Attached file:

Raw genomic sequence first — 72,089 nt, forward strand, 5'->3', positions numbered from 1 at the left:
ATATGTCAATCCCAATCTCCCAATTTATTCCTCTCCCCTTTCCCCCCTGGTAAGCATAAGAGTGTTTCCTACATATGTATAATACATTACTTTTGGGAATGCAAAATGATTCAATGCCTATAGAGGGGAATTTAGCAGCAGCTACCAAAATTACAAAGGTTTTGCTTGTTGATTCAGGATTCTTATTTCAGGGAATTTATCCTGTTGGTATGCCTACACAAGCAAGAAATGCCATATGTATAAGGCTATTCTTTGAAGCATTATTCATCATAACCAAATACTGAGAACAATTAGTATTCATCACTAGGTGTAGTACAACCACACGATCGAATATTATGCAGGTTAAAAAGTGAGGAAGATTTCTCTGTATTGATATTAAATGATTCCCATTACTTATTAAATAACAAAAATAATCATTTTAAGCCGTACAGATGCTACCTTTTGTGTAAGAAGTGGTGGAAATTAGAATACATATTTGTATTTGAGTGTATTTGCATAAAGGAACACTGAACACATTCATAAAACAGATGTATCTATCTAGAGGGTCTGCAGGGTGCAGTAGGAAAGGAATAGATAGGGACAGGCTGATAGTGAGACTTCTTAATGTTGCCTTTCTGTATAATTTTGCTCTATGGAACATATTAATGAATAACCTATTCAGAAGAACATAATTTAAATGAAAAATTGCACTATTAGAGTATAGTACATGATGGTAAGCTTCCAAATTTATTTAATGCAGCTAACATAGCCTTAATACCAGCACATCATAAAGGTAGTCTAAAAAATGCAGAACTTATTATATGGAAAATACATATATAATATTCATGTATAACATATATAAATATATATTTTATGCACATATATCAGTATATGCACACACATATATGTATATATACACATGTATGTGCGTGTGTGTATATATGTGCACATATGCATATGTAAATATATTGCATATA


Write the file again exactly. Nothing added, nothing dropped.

Raw genomic sequence first — 72,089 nt, forward strand, 5'->3', positions numbered from 1 at the left:
ATATGTCAATCCCAATCTCCCAATTTATTCCTCTCCCCTTTCCCCCCTGGTAAGCATAAGAGTGTTTCCTACATATGTATAATACATTACTTTTGGGAATGCAAAATGATTCAATGCCTATAGAGGGGAATTTAGCAGCAGCTACCAAAATTACAAAGGTTTTGCTTGTTGATTCAGGATTCTTATTTCAGGGAATTTATCCTGTTGGTATGCCTACACAAGCAAGAAATGCCATATGTATAAGGCTATTCTTTGAAGCATTATTCATCATAACCAAATACTGAGAACAATTAGTATTCATCACTAGGTGTAGTACAACCACACGATCGAATATTATGCAGGTTAAAAAGTGAGGAAGATTTCTCTGTATTGATATTAAATGATTCCCATTACTTATTAAATAACAAAAATAATCATTTTAAGCCGTACAGATGCTACCTTTTGTGTAAGAAGTGGTGGAAATTAGAATACATATTTGTATTTGAGTGTATTTGCATAAAGGAACACTGAACACATTCATAAAACAGATGTATCTATCTAGAGGGTCTGCAGGGTGCAGTAGGAAAGGAATAGATAGGGACAGGCTGATAGTGAGACTTCTTAATGTTGCCTTTCTGTATAATTTTGCTCTATGGAACATATTAATGAATAACCTATTCAGAAGAACATAATTTAAATGAAAAATTGCACTATTAGAGTATAGTACATGATGGTAAGCTTCCAAATTTATTTAATGCAGCTAACATAGCCTTAATACCAGCACATCATAAAGGTAGTCTAAAAAATGCAGAACTTATTATATGGAAAATACATATATAATATTCATGTATAACATATATAAATATATATTTTATGCACATATATCAGTATATGCACACACATATATGTATATATACACATGTATGTGCGTGTGTGTATATATGTGCACATATGCATATGTAAATATATTGCATATA